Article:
Cablegate: The Pds in Anbar: Let Them Eat Soap

DE RUEHGB #3055/01 3241337
R 201337Z NOV 09



E.O. 12958: N/A


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1. (SBU) Summary and Comment: An early November call on a
panel of Iraqi Trade Ministry officials who administer the
Public Distribution System (PDS) in Anbar province provided
insight into the decaying utility of the GOI's program. More
than 2,000 agents licensed by the Ministry of Trade (MOT) are
responsible for distributing government food rations to about
1.5 million Anbaris. Rations were substantial until 2003,
the officials claimed, when new procurement procedures for
bulk commodities led to budget shortfalls and corruption that
has hamstrung the whole system. Stricter anti-corruption
oversight in Anbar was deemed "unnecessary" and would not
solve the PDS' problems, the officials asserted. They stated
that the provincial PDS system was "well-established,
efficient, and would be as effective as a free-market
alternative" if there were no corruption and political
manipulation in Baghdad. Concealing any sense of irony, the
MOT officials told Emboffs that despite the $7 billion that
the GOI will spend on PDS throughout the country this year,
they would only be able to deliver one commodity to Anbaris
in November and December: soap. As a quiet national debate
over PDS reform takes shape in the context of Parliament's
2010 budget process and various GOI and donor community
reform proposals, it may be market forces and not
third-country efforts that will ultimately alter -- and
perhaps sunset -- this Saddam-era command economy relic.
Until then, most Anbaris may be surviving without significant
benefits from the PDS. End Summary and Comment.

Anbar's Key Offices Responsible for Distributing Rations

2. (SBU) The Iraqi Ministry of Trade's Anbar Trade and
Financial Oversight Office (OTF), headed by Muhammad Mish'an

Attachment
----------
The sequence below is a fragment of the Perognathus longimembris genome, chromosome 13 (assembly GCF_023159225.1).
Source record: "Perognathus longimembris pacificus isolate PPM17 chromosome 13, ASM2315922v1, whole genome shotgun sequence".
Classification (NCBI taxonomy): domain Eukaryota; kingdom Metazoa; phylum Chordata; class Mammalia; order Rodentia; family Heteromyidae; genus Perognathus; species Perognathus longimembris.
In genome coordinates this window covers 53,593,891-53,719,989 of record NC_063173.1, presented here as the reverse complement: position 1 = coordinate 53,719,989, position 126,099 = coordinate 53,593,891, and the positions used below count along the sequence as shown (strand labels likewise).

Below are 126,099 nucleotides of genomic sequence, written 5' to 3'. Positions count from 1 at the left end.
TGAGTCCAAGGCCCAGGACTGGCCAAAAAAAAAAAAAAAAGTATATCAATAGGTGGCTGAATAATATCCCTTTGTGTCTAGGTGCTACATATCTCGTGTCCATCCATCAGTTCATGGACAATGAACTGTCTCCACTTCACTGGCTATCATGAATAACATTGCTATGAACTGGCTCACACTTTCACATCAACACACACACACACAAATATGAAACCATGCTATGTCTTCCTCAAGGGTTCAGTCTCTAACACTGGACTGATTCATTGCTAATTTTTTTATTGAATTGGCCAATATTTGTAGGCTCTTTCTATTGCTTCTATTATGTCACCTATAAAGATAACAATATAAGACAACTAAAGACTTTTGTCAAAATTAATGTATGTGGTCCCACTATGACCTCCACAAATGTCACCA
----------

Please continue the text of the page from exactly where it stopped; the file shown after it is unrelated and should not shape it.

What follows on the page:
Turki, administers and audits the distribution of Anbar's PDS
rations. Various government offices and subsidiary state
companies that share responsibility for feeding Anbaris
include the Office of Ration Distribution and Planning
(represented by Director Faruq Khudher Abdulhadi), the
General Company for Trade for Food Products (represented by
Director Jasem Fahd Fayyadh), and the General Company for
Grain Trade (represented by Director Ayad Farhan Abd). On an
early November visit to Anbar, Emboffs met these PDS
authorities in a panel discussion organized by PRT Ramadi.
Emboffs thank PRT Ramadi for their outstanding support.

Administrative Control of the PDS on the Local Level

3. (SBU) In the panel meeting at the Ramadi Provincial
Governance Council headquarters, OTF Director General
Muhammad Turki told Emboffs that 1,591 MOT-licensed agents
distribute government rations monthly to 250,380 families
(1,437,981 million people, including 25,767 infants) in Al
Anbar. An additional 478 licensed agents distribute only
flour rations. Agents operate PDS-exclusive shops, "ration
stores," to which residents of Anbar submit government-issued
ration cards and pay nominal, official fees for "handling and
delivery." The GOI pays agents about 60 Iraqi Dinars (five
U.S. cents) per person served per month. By MOT regulation,
ration stores may not carry commercial items and the fee they
charge beneficiaries for collecting their rations may not
exceed 250 dinars. According to Turki, however, his office
is authorized to -- but does not -- pursue punitive actions
Qis authorized to -- but does not -- pursue punitive actions
against agents who charge up to 500 dinars (U.S. 22 cents),
the current rate, which he said more fairly compensates the
agents for "increasing overhead costs like fuel, rent and
taxes." Turki said that in "a few cases" his office had